Exercise Double Whammy: Utah ANG conducts two large exercises in one drill weekend
By Senior Airman Lillian Harnden, 151 ARW/PA
/ Published August 08, 2011
SALT LAKE CITY -- To simulate a swift, mass deployment to protect the homeland, the Utah Air National Guard conducted Exercise Double Whammy on base August 5-7.
Exercise Double Whammy enacted two exercises simultaneously, a mobility deployment exercise and an aircraft generation exercise.
The mobility deployment mission involves rapidly processing precise requirements to deploy both personnel and cargo. The tasked personnel and involved cargo were specifically selected to fill necessary deployment needs. For the exercise, more than 160 Air Guardsmen were geared to deploy. Approximately 120 short tons of cargo were also poised for transport.
Col. Samuel Ramsay, the 151st Air Refueling Wing commander, explained the significance of this exercise.
"On any given day, the Utah ANG has approximately 100 members deployed worldwide in small groups. This exercise demonstrated our ability to deploy a large force on short notice, with all their personnel and equipment."
Colonel Kenneth Gammon, the Exercise Double Whammy commander, explained the importance of practicing.
"This is the first time in years we've done it all, primed personnel, palletized cargo and placed it all together to posture for deployment. These are perishable skills that we need to preserve. It's important for us to practice the whole deployment package, to get it lined up and ready to go, so we can see the big picture. We need to be prepared for a real-world scenario."
For the aircraft generation mission, four aircrews and KC-135 Stratotankers were generated for deployment. To counter a simulated threat during the exercise, an aircraft response drill and four-ship take off was launched August 7.
"We've been training for several months for this generation exercise," said Colonel Darwin Craig, the 151st Operations Group commander. "My confidence level in our abilities is high. We will continue to practice these exercises to maintain our readiness."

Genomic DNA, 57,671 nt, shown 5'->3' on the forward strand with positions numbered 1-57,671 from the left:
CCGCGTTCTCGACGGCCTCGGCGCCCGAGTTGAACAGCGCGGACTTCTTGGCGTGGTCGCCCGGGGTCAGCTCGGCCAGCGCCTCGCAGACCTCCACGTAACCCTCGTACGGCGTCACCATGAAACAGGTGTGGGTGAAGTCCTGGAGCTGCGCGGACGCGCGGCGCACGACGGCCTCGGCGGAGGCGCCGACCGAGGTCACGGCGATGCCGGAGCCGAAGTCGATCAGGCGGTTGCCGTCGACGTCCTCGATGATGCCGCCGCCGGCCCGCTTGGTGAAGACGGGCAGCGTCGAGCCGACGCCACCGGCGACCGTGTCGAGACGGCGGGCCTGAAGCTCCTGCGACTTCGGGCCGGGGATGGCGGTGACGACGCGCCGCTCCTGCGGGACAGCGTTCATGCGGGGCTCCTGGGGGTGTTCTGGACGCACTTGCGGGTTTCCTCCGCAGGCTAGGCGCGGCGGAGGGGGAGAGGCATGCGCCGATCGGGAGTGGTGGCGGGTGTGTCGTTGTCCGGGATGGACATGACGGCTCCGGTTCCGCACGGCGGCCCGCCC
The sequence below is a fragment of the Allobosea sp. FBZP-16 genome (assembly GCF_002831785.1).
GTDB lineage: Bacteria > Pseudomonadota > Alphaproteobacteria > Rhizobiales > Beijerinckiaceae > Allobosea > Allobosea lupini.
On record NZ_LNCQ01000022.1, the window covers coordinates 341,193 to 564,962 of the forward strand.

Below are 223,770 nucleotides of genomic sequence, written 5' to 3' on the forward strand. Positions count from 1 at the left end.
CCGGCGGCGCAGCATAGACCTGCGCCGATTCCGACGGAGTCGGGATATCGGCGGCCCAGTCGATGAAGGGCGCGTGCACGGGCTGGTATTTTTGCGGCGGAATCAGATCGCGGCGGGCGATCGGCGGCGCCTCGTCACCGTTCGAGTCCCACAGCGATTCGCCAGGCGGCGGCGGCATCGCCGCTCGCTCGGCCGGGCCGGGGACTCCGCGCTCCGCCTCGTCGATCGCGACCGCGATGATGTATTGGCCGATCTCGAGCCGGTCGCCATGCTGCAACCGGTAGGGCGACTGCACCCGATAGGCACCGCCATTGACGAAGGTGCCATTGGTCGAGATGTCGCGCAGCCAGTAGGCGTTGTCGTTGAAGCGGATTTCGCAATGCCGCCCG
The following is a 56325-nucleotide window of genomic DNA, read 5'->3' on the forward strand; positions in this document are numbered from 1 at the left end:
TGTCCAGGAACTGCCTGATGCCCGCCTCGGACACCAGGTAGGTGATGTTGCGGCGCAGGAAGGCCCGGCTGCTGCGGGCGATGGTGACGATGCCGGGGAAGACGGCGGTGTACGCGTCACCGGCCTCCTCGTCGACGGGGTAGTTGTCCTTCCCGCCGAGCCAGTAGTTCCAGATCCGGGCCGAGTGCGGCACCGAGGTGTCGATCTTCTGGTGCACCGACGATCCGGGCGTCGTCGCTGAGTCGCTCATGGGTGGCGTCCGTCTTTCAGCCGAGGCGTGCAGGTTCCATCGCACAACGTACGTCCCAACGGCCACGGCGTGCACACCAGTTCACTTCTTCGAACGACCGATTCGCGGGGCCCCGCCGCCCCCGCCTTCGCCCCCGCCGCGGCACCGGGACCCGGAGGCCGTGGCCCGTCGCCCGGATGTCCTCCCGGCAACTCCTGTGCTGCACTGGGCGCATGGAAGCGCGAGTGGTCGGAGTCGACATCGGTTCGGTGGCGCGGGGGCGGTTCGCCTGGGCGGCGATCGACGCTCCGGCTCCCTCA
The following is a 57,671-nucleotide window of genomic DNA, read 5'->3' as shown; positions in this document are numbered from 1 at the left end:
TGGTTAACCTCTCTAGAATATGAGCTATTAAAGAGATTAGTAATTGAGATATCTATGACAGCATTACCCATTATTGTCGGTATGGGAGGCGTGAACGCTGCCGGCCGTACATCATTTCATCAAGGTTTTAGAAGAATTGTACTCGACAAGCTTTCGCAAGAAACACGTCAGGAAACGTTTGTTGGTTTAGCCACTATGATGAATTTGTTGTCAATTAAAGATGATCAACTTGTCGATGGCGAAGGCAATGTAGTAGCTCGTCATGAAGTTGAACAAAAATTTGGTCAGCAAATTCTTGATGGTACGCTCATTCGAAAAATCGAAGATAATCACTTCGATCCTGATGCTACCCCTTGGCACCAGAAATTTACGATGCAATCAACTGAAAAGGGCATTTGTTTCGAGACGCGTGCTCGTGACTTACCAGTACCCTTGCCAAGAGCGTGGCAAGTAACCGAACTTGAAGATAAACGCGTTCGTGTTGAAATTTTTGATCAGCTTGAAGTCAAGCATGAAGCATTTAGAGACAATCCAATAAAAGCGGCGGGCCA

The UTANG designed Exercise Double Whammy as practice before their upcoming ORI scheduled for 2012. However, Gammon encouraged Air Guardsmen to execute the exercise as though it were real and not just an exercise to pass an inspection.
"This mission is critical," said Gammon. "It involves homeland security. As Air Guardsmen it is more near and dear to our roles in the military."
Captain Daniel Frost, the Installation Deployment Officer said the exercise went very well, especially considering the fact that we don't move this much cargo every day.
"We've augmented a lot of new people into this process in order to move efficiently," said Frost. "We have had challenges, some obstacles and lessons we've learned. There are things that we will get better at. Considering the size and extent of this exercise, it went very smoothly. We had impressive team effort, and we got the job done. This exercise was a success."
Exercise Double Whammy required participation from every wing unit. Roughly 10 percent of personnel from each unit were augmented into the Deployed Work Centers. The Logistics Readiness Squadron provided Subject Matter Experts to manage each of those work centers. During the extended three-day drill weekend, many Air Guardsmen worked rotating shifts to cover 24-hour operations.
Air Guardsmen who were selected to deploy for the exercise said they thought the deployment process went very smooth.
"The whole process went really quick," said Master Sgt. Julie Nuccitelli, the NCO in charge of Installation Personnel Readiness, who served a previous deployment. "The Baggage Deployment Function was really slick. We dropped our personal bags, were issued mobility bags, and then they shipped them all off in containers."